Our approach is to start small and build up from there. At this initial stage, we will design a data model that captures only the essential data required to meet the most pressing and clear needs. We anticipate that these data models will grow and evolve as new needs emerge. Each dataset will be designed with a minimal set of fields to start.

The data model will be co-designed with our users: people needing the data, people providing the data and stakeholders.

See planning considerations in the Co-design stage.

5. Test and iterate

This stage helps us to build confidence in the data model, proving it is both feasible and will add value.

What happens

We take the draft data model and create a detailed specification and any supporting materials.

Next, we test the data model and these materials in a controlled environment with potential data providers.

This testing helps us ensure that the data will work in practice, is feasible to produce and provides value.

If no existing data is available for a specific planning consideration, we may decide to create some sample data. This sample data, based on real instances of the planning consideration, allows us to test the data model and create an example data explorer to demonstrate how the data can be used.

We expect to iterate the data model during this stage.

See planning considerations in the Test and iterate stage.

6. Go / no-go

This stage allows us to check we have followed the process and completed the expected steps.

What happens

We will summarise what we've learnt during the data design process and check off any associated risks.

This stage gives us the chance to consider the potential costs, and any legal challenges and to prepare supporting guidance we think will help data providers to provide quality data.

This is a governance step for

See planning considerations in the Ready for go/no-go stage.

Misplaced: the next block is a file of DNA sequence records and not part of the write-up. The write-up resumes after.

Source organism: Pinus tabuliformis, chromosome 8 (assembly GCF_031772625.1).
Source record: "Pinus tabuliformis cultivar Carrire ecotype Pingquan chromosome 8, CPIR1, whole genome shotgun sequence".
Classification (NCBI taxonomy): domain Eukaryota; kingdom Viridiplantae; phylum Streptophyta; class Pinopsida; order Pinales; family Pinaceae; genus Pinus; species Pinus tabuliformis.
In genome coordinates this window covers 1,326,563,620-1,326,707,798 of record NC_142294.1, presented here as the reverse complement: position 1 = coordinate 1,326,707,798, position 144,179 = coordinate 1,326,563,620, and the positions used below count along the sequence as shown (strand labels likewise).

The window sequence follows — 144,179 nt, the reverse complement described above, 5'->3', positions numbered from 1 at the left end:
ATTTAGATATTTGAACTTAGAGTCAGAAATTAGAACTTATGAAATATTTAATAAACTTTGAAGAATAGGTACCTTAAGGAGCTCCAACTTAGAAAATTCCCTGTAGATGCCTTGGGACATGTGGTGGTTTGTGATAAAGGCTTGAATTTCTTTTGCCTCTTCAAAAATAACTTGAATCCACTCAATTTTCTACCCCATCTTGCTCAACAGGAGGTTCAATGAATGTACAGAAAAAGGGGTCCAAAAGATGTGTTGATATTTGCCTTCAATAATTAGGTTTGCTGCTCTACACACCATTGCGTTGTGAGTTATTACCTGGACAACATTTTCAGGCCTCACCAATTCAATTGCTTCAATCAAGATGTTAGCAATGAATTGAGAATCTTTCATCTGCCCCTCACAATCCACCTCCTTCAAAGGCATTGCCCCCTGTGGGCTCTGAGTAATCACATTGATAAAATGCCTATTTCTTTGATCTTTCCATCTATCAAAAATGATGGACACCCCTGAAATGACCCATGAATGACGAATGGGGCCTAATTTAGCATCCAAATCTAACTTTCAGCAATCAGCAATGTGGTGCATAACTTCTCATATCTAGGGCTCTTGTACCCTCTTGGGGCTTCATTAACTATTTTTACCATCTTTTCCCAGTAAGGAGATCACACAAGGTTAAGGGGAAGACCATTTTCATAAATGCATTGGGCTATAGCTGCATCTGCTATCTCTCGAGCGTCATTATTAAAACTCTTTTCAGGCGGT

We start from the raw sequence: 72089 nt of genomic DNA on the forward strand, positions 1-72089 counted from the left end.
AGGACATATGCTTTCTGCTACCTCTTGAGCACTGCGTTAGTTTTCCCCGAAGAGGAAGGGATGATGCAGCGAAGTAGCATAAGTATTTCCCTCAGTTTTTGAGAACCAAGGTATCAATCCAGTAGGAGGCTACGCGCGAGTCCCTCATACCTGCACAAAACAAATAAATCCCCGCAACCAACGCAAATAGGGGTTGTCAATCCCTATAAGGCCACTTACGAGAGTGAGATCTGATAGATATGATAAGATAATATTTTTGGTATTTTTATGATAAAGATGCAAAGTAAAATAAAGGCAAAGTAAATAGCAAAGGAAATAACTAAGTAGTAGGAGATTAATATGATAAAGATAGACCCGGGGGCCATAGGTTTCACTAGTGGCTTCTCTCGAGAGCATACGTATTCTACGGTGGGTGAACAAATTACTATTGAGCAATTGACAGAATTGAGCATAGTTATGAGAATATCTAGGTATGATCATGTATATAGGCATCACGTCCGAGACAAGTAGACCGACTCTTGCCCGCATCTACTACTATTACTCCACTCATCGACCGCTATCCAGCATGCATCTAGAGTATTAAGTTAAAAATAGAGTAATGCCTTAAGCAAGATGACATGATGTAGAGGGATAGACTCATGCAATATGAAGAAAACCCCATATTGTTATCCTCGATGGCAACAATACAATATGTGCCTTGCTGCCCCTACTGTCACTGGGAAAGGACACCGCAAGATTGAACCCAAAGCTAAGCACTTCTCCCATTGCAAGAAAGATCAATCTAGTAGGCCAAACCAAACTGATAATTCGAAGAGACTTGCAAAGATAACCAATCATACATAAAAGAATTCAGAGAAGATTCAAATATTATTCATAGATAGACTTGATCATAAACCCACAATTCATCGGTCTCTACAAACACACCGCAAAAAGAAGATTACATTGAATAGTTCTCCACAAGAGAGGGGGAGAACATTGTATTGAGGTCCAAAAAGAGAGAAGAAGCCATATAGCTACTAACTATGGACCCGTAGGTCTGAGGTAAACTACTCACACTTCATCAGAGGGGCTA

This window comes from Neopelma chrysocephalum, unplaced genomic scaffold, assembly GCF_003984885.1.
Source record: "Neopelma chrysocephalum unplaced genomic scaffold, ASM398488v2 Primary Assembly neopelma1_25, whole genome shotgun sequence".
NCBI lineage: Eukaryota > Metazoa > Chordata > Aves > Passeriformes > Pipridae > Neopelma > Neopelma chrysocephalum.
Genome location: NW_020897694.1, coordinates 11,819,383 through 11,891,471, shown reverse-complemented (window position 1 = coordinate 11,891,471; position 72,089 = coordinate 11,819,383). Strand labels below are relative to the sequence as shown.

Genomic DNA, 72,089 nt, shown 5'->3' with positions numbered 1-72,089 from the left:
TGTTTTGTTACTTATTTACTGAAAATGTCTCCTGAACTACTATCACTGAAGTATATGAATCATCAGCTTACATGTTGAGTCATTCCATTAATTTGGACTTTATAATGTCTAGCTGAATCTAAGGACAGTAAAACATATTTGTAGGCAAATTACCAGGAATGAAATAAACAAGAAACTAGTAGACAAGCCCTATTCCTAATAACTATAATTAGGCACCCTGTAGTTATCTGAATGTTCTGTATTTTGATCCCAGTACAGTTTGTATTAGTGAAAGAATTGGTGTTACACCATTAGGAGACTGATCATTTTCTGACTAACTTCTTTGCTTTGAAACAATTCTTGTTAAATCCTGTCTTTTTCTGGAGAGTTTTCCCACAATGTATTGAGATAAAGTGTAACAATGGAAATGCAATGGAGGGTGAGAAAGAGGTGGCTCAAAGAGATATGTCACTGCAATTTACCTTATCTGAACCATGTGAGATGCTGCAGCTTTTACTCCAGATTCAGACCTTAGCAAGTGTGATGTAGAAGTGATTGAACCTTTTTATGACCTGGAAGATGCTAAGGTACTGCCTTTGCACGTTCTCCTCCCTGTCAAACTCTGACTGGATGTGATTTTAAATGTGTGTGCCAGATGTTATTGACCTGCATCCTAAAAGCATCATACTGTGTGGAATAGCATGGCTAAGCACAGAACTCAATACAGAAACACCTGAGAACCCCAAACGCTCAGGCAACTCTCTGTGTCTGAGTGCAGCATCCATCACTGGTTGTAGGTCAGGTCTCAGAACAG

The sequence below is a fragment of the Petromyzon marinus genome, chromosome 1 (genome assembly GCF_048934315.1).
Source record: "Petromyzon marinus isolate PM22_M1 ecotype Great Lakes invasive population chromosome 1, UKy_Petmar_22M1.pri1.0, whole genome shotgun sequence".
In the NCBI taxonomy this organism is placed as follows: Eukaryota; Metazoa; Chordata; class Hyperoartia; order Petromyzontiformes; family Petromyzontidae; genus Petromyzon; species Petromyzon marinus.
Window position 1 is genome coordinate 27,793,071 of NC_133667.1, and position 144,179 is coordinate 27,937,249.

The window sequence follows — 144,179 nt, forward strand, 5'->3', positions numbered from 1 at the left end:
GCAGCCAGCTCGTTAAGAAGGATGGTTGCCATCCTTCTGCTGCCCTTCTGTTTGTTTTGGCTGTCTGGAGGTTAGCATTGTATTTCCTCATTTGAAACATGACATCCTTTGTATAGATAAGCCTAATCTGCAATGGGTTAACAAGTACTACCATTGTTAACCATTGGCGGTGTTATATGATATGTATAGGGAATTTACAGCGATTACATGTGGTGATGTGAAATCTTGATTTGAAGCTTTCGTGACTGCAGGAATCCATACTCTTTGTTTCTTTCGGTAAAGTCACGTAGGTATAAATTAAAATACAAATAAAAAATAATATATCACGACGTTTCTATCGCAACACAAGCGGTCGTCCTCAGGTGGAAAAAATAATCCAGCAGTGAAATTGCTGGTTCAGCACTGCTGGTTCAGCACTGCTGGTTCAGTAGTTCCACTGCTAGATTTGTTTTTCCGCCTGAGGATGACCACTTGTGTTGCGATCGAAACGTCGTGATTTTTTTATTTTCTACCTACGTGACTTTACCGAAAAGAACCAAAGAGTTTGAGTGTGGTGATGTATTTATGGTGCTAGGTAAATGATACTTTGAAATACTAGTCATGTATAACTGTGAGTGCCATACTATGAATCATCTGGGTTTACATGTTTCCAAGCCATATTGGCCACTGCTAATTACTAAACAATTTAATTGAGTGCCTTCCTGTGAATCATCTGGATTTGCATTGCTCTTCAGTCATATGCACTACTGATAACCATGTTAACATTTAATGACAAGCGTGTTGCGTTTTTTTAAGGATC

7. Prepare for platform

This stage is focused on preparing for the productionisation of the dataset(s) for the planning consideration.

What happens

We will ensure we have provided all the required information needed by the data management team for them to be able to start collecting and publishing production-quality data that you can trust.

We wouldn't expect to make many changes to the data model at this point.

We’ll articulate what to expect from an authoritative dataset — for example, who we expect to publish, what we expect them to publish, and how often.

See planning considerations in the Prepare for platform stage.

8. On the platform

At this stage, we will handover to the data management team. They will work with data providers, collect the data they publish and make authoritative datasets available on

What happens

The focus will shift from designing the data to collecting the data. The data management team will lead this work.

Some, less authoritative, data, created in earlier stages, will be on the platform for data consumers to use. Over time more data for the dataset(s) will be collected, increasing the quality and authority of the available data.

Feedback from providers and consumers will be collected and fed back to the data design team for future iterations of the data model.

See planning considerations in the On the platform stage.

Collaborate and co-design

The data design process is a collaborative and open process. We want all interested parties to be involved in the design of the data they need, produce and use.

There are different ways to contribute depending on what stage in the process a planning consideration is at. Find out how you can contribute.

We will set up working groups for various planning considerations. They will be open to everyone that’s interested in working on the subject.

Help improve our process

To help improve our process, you can: